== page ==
> important. Heavy duty solid COPPER is best. It is also one of the few
> metals that really solders well. So if you are going to modify a
> 'gator clip, I suggest beginning with a solid copper one if you can
> get one. Trying to solder aluminum 'gator clips is an exercise in
> frustration. Save your energy and your sanity. Buy copper 'gator
> clips.
> Now, some of you are using those dumb little Radio Shack mini 'gator
> clip leads with all the cool little colored booties on them. Doomed
> to failure from the word go. Not enough surface area to conduct our
> obscene RF currents. These babies get hot enough for the solder to
> melt and the plastic booties begin to drip off. Forsake the wimpy
> mini gator clip and go for the Macho 'gator clip. Think Surface Area.
> 4) 'Gator clips are made from two sections. In a high current RF
> environment this is bad news, as the second section has only a few
> minor points of contact with the main section. This means a high RF
> resistance for half of the clip. This in turn means lots of heating
> WITHIN the 'gator clip itself. Solder coax braid from the wide top to
> the wide bottom. Keep it short and WIDE. Really industrious little
> coilers will find ways to do this work from the INSIDE as well as
> from the outside. Think Skin Effect.
> 5) And the final 'gator clip modification: Throw out the stinking
> gator clip. Build you own Compression Fitting Primary Tap. This is a
> tap that is designed so that it is primarily a PERMANENT TAP, but in
> a Temporary sort of way. A 'gator clip is temporary and makes a lousy
> permanent tap. Soldering and other such methods are permanent and you
> have to live with it. 
> A compression fitting can be fabricated in many ingenious ways, but
> its main feature is that you can move it around, but once you are at
> the right place, you can tighten this sucker down and leave it there
> forever if you want. The down side is that it takes a bit longer to
> move it around. But it makes an EXCELLENT connection.
> I have seen small hose clamps used. Properly trimmed they aren't all
> that bad. These work best on larger diameter tubing.
> The compression fitting has SOME means to clamp the metal tightly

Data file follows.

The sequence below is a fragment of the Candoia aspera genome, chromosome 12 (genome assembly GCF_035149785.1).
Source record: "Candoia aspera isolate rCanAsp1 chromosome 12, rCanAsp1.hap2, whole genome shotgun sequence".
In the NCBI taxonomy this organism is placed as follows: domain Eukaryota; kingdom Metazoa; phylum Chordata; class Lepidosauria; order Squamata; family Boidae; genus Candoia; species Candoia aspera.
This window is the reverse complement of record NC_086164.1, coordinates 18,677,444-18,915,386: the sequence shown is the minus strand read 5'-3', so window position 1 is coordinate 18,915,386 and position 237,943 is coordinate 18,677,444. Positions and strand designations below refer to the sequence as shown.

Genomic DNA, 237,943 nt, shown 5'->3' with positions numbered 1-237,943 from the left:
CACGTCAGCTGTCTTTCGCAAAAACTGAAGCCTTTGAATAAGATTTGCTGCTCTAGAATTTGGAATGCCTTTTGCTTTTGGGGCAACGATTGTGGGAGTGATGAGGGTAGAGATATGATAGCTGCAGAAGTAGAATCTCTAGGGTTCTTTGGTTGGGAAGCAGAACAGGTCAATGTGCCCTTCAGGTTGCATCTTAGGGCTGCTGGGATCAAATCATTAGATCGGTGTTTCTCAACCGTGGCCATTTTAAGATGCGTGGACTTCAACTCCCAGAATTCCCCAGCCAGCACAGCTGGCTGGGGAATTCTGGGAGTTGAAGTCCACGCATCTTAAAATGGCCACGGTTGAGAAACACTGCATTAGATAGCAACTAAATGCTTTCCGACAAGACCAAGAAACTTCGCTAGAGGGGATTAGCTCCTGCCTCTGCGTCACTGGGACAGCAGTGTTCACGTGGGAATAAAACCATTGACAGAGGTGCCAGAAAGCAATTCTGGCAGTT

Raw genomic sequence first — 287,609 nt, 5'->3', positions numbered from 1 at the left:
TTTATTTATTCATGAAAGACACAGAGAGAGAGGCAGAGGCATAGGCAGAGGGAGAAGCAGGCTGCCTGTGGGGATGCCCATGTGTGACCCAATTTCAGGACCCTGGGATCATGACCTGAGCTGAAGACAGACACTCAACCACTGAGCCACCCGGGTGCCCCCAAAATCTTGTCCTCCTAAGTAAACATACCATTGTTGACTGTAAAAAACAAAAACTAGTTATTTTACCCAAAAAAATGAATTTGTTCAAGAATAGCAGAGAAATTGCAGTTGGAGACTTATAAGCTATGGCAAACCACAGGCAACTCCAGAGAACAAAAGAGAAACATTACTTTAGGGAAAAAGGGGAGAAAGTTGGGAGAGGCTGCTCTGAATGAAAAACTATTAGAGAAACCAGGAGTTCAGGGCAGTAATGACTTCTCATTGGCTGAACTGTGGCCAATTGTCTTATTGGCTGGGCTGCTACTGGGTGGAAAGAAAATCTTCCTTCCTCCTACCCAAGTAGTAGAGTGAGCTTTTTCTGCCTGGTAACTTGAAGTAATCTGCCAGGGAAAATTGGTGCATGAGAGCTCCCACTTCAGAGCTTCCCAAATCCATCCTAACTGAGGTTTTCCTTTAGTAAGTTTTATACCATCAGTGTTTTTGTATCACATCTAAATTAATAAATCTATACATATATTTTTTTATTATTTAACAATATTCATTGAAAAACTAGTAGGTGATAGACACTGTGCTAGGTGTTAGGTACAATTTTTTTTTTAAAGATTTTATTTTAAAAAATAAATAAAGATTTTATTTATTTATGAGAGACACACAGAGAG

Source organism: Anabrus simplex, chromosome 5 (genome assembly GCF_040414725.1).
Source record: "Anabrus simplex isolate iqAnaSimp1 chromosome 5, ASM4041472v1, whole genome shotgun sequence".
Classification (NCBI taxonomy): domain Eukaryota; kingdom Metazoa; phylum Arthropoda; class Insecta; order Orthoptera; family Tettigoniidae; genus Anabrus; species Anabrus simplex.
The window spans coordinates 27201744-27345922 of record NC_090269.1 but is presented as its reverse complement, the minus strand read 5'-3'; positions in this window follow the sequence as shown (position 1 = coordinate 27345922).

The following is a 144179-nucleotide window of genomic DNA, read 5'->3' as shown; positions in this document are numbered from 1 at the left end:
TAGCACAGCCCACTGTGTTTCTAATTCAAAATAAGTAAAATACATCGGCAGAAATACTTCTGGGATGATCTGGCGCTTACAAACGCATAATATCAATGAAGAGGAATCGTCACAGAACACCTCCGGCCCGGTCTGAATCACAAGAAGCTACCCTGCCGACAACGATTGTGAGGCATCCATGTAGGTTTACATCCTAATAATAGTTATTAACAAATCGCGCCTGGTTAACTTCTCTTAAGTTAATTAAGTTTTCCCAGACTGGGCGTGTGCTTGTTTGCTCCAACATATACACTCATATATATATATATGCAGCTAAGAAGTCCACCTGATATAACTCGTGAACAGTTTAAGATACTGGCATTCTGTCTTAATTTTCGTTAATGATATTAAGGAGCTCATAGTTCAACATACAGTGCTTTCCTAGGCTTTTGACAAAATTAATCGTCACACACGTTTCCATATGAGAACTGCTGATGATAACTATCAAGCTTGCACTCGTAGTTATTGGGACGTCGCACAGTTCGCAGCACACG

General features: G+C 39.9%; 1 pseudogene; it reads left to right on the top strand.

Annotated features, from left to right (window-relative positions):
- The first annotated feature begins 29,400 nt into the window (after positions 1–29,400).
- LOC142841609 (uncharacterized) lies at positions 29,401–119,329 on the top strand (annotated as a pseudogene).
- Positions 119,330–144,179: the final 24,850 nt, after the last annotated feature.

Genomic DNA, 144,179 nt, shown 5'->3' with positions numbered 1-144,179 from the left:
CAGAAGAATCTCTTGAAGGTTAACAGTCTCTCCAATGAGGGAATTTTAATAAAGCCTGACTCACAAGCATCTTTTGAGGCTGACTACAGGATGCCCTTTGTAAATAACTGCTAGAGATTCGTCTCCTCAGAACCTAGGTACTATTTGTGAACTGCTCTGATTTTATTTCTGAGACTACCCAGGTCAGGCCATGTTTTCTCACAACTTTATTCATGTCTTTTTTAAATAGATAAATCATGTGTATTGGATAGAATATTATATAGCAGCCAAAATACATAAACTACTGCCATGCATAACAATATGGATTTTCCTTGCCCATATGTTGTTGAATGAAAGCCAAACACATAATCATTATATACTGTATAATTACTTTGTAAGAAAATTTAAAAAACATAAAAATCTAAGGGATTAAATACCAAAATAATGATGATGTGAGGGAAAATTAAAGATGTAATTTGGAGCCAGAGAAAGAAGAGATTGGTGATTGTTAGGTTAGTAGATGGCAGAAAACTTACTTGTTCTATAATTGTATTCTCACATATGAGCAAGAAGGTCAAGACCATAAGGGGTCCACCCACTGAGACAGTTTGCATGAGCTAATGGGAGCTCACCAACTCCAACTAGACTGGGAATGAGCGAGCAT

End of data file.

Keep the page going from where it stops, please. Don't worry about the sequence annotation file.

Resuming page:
> around the primary coil. The metal that gets clamped should have some
> flexibility, but most importantly it should make an extremely tight
> connection with a good sized surface area. 
> The material should be something that can take a certain amount of
> flexing without breaking. I have used copper strapping to good
> advantage. You can make your own from sheet copper, or actually buy
> pieces that are about 1/2 to 1" wide at building supply stores. You
> can also use wide flat braid as the flexible conductor part and use
> brass plates to do the compression part.
> The compression part consists of some means to pull the strap tightly
> around the copper tubing and secure it. I often use brass plates that
> I have drilled and tapped so that one plate has holes larger than the
> screws and the other has been tapped so that the screw can be secured
> by that plate. Also connected to this brass plate is the supply lead.
> It may be soldered or also compression clamped. Think surface area.
> Sometimes I attach more than one feed lead per clamp. That increases
> the surface area of the feed lead while keeping it relatively
> flexible.
> I normally have the flexible flat copper/brass or braid section
> soldered to the two afore-mentioned plates. Solder them well, as the
> solder is going to be providing physical strength to the assembly.
> Another method is to use another plate to clamp the flexible metal
> band to the master plate.
> If using braid, consider first rounding the edges of the plates that
> are where the braid passes by. Otherwise the sharp edges will bite
> through.
> However you decide to do it, get the spacings adjusted so that when
> the flexible piece is wrapped around the tubing and you tighten down
> the screw(s) the unit is firmly attached with a decent surface area.
> Hope the information is of use to someone.
> Fr. Tom McGahee

Mushy jawed 'Gator' clips using braid.  I *love* it!  I have a small 
coil with a plain old alligator clip on the flying tap that is gonna get
right now!  Thanx for such an excellent idea.